Kevin Altis covers what appears to be the official death of HyperCard. As he points out, HyperCard was never updated for Mac OS X, and hasn't been updated since 1998. There are successors and projects inspired by HyperCard, including PythonCard. But I just want to take a brief moment about my experience with HyperCard.
I never programmed in this environment, but it did introduce me to something very useful: HTML. Back in 1996, there were no real HTML editors on the market. But it wasn't obvious yet (to me) how to do it by hand. While looking around for one just to help me learn, I came across an HTML editor implemented as a HyperCard stack. It was great. I can't remember if it gave me any previews (HTML was pretty simple at the time - paragraphs, headers, lists, and images). All I remember is that it helped. From there, I graduated to briefly using SimpleText and then BBEdit Lite (and ultimately BBEdit). But that HyperCard stack remains in my head as where my personal experience with writing for the web began.
Any missed opportunities that you wish you could do over? As I look back on things that I wished we would have done differently when I was at Apple, I think one of the biggest missed opportunities, and it was on my watch, so I feel responsible and disappointed that we didn't do more with it, was Hypercard. It was created back in 1987 by Bill Atkinson, Apple's first software programmer. We could never figure out exactly what it was. We thought it was a prototyping tool. We thought it was a database tool. It was actually used by people as a front-end communications device for TCP/IP to connect the Internet to large Cray computers.I also remember some other article about a difference between Apple and Sun in the late eighties / early nineties was that Apple was still treating computers as individual boxes, whereas Sun realized there were networks connecting all the boxes together. While Macs have long had built in networking, it's certain that Apple could have put that to better use. And who knows? Maybe HyperCard would be driving the web instead of HTML and Flash.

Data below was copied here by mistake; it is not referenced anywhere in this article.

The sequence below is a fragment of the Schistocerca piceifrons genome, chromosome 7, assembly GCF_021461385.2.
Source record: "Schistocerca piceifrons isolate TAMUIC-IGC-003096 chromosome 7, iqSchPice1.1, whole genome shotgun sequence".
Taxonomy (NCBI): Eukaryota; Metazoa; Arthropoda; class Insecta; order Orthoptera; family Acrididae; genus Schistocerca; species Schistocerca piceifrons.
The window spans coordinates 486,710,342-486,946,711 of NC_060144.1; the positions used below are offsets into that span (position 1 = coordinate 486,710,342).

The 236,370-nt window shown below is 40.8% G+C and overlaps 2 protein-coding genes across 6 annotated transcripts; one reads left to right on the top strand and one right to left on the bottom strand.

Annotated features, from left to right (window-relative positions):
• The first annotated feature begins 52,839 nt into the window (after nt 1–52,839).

We weren't insightful enough to recognize that what we had inside of Hypercard, essentially, was everything that later was developed so successfully by Tim Berners-Lee with HTTP (Hypertext Transfer Protocol) and HTML (Hypertext Markup Language). We didn't call it that. But essentially, we had all that hypertext, radio buttons and linking capability architected in the original Hypercard. In hindsight, I wish Apple had recognized that we had a huge opportunity to go take our user interface culture, and our know-how, and applied it to the Internet. I think we would have had a very different story for Apple during the 1990s. But that, of course, is hindsight.